Traditionally, from a business perspective, optimization meant having manufacturing satisfy the production plan. Traditional optimization, from the manufacturing system perspective, meant meeting or exceeding the production plan, which could span several days. Notification of the de-tailed results of meeting the plan might occur once a day, or even less frequently.
Today, the need to adjust the plan can happen with little notice, so a common basis for business and manufacturing optimization is required. Creating a common basis for business and manufacturing optimization re-quires information to be synchronized. Synchronization, or synchronized information, is a fundamental issue driven by the need to have the right information available when you need it to perform the function necessary to satisfy your customer.
7. Utilizing automation to help satisfy health, safety, and environment requirements
The need to establish a “safety culture” should be foremost in the minds of everyone across all process industries, and especially those subject to OSHA 1910, where many companies have embraced the American Chemical Council Responsible Care initiative. Unfortunately, the need to cut costs often gets in the way. Safe operation is as much a business challenge as it is a technical challenge. We have discussed reliability and performance challenges but we must view these within the context of an overall safety strategy. As has been shown repeatedly, it is much more costly to have an unsafe business than to have a safe business of which you can be proud. Once again, CPAS can play a critical role by reducing unplanned downtime and providing an increasingly predictive capability for potential abnormal situations.
8. Protect operations from cybersecurity threats
Numerous trends and practices related to automation systems put critical infrastructure at increased risk from cyber-attacks. Developing a strategy for cybersecurity is not enough by itself. Users must add appropriate layers of protection and use automation hardware, networks, and applications that incorporate secure by design principles.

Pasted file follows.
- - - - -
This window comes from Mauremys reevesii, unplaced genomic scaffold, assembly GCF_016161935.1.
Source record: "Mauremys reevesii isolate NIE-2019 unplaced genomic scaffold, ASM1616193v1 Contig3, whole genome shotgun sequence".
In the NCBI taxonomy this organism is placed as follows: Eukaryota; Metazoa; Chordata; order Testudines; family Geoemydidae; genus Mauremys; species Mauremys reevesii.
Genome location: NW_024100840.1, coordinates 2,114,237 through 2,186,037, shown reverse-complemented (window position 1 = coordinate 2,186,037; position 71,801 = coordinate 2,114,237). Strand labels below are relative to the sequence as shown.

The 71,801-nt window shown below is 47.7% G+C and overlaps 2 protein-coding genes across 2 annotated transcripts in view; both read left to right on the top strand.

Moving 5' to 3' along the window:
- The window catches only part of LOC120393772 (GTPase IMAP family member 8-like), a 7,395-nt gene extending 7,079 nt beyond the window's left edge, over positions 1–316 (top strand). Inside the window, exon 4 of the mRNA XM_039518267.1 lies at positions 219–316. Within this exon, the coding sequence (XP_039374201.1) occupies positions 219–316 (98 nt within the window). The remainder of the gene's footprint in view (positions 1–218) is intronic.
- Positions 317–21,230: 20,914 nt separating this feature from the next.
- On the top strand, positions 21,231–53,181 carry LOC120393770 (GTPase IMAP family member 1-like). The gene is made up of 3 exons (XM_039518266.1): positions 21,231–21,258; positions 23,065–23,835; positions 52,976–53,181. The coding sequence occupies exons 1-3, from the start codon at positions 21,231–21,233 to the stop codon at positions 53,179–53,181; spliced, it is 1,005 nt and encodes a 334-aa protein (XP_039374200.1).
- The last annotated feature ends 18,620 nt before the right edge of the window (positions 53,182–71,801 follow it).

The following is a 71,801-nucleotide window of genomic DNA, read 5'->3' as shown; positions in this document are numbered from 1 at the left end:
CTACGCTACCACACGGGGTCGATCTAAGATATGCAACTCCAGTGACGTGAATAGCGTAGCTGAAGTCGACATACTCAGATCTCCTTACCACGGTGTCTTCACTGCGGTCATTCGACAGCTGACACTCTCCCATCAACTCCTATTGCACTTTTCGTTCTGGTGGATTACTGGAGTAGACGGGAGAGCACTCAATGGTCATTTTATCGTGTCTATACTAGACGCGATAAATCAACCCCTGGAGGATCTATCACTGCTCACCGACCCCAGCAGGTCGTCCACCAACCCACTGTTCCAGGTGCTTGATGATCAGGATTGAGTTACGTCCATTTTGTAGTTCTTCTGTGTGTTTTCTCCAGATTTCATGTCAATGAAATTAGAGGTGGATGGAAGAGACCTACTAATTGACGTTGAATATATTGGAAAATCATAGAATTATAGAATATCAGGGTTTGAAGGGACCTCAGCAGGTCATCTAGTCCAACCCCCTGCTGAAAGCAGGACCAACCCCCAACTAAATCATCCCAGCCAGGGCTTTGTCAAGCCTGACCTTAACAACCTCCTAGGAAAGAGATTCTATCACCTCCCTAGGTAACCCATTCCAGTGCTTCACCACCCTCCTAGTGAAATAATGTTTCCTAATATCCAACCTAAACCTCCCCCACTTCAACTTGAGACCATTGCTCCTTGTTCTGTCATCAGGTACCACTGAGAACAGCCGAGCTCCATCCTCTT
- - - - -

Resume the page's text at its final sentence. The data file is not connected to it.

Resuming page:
As evidenced by the rising integration of security concerns into standard business practices, corporate responsibility for control system security continues to increase. At the same time, an aging workforce, accelerating staff turnover, and less-experienced workers drive an increasing trend toward technology outsourcing and growing reliance on commercial off-the-shelf technologies.
The automation infrastructure for the energy markets is perhaps most vul-nerable to cyber-attacks. This includes SCADA systems for pipeline automation, process automation systems for power generation plants, and other offshore and onshore oil and gas installations that may rely on wire-less backhaul networks. Increasing interconnection of business and control system networks, further growth in dynamic demand planning, and in-creasing need for real-time business information to facilitate use of distributed and alternative energy sources and the development of the next-generation electric grid can also create an environment that’s ripe for cyber-attacks.
9. Provide and sustain a skilled workforce
Workers entering industry are often referred to as the “Millennial Genera-tion”. They are often described as digital natives, since they grew up with technology devices and tend to be very comfortable with technology.
However, do not expect this generation to be satisfied with their “father’s job.” Instead, they want to be knowledge workers with the opportunity to contribute directly to the business. These digital natives and tend to have a higher level of native, multidimensional problem-solving ability than dis-played by workers who did not grow up in the computer age. The best are not afraid to make decisions as long as they have enough relevant infor-mation. Rather than just being responsible for blindly completing a set of manual tasks, they want to be engaged and in a position to demonstrate their economic contribution. These are the same people you will be com-peting against Silicon Valley and other high tech locations in the world to obtain. CPAS includes the concepts and technology to keep your staff en-gaged and your plant successful.
10. Predicting and realizing potential value from automation
While every project should be justified on its own merits, we have provided a generic table of benefits for automation as a general guideline to deter-mine the potential value. It is based on a medium-size process plant (120-mbpd refinery or a 1-mmpbd Ethylene plant) with an annual consumption of $70 million of energy, including both purchased and internally generated energy. The expected incremental benefit is $25 million annually.
ARC believes that process automation can deliver an extraordinary compet-itive advantage to process manufacturers. The effectiveness of a manufacturing company operating at the highest level for manufacturing is directly correlated to the operation being internally synchronized and sup-portive. Many of the most recent advancements in DCS technology reflect this need for internal synchronization.
In process control terminology, CPAS provides the means to close the loop on business, plant, and process performance. This is critical because opera-tional excellence requires accurate measurement of process performance. Process automation will never be fully utilized unless there is a way to measure its contribution.